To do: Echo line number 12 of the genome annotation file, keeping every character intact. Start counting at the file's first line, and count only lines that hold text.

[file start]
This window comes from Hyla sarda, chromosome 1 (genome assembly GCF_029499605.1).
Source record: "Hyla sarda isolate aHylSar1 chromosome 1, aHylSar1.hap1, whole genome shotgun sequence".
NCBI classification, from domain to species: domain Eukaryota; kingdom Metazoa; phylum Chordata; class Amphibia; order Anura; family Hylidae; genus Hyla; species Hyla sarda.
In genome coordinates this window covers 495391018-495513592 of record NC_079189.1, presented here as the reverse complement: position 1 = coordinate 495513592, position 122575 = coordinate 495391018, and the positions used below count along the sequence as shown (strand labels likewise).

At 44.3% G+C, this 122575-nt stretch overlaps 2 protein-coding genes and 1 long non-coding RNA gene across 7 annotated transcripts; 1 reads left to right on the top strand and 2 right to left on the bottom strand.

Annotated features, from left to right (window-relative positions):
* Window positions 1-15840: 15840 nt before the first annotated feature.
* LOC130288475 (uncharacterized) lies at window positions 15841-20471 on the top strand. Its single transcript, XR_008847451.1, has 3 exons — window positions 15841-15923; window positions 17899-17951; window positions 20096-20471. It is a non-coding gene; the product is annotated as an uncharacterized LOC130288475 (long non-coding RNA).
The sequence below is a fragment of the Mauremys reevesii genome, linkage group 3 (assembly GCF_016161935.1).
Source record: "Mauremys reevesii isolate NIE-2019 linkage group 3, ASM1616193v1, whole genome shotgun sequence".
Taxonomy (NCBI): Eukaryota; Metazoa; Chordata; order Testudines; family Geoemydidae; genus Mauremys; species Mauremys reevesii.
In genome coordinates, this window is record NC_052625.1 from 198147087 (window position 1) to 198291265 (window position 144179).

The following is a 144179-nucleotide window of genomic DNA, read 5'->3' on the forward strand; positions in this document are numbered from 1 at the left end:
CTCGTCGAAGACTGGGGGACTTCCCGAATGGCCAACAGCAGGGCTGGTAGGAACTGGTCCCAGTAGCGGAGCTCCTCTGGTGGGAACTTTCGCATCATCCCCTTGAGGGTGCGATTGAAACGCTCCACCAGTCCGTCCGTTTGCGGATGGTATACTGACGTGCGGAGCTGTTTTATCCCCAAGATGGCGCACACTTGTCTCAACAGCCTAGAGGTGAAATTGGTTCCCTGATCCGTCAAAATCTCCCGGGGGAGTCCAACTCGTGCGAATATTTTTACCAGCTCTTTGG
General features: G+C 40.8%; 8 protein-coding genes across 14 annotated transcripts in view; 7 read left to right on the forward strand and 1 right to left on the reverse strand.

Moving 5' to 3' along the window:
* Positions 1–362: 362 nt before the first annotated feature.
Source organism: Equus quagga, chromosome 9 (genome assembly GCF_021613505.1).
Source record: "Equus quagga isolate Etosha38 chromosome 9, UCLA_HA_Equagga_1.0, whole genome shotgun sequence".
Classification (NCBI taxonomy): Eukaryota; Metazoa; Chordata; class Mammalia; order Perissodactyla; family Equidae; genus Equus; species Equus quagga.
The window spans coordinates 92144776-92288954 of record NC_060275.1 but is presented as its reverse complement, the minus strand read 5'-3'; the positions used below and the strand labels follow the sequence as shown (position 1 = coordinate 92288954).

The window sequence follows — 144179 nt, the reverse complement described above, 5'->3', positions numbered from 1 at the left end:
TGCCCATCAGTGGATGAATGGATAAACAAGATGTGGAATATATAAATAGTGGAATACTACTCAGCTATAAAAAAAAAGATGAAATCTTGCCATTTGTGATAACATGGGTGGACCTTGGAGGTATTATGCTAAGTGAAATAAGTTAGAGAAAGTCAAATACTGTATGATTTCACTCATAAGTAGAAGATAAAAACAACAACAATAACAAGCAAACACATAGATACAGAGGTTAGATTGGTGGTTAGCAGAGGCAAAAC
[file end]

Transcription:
In genome coordinates, this window is record NC_052625.1 from 198147087 (window position 1) to 198291265 (window position 144179).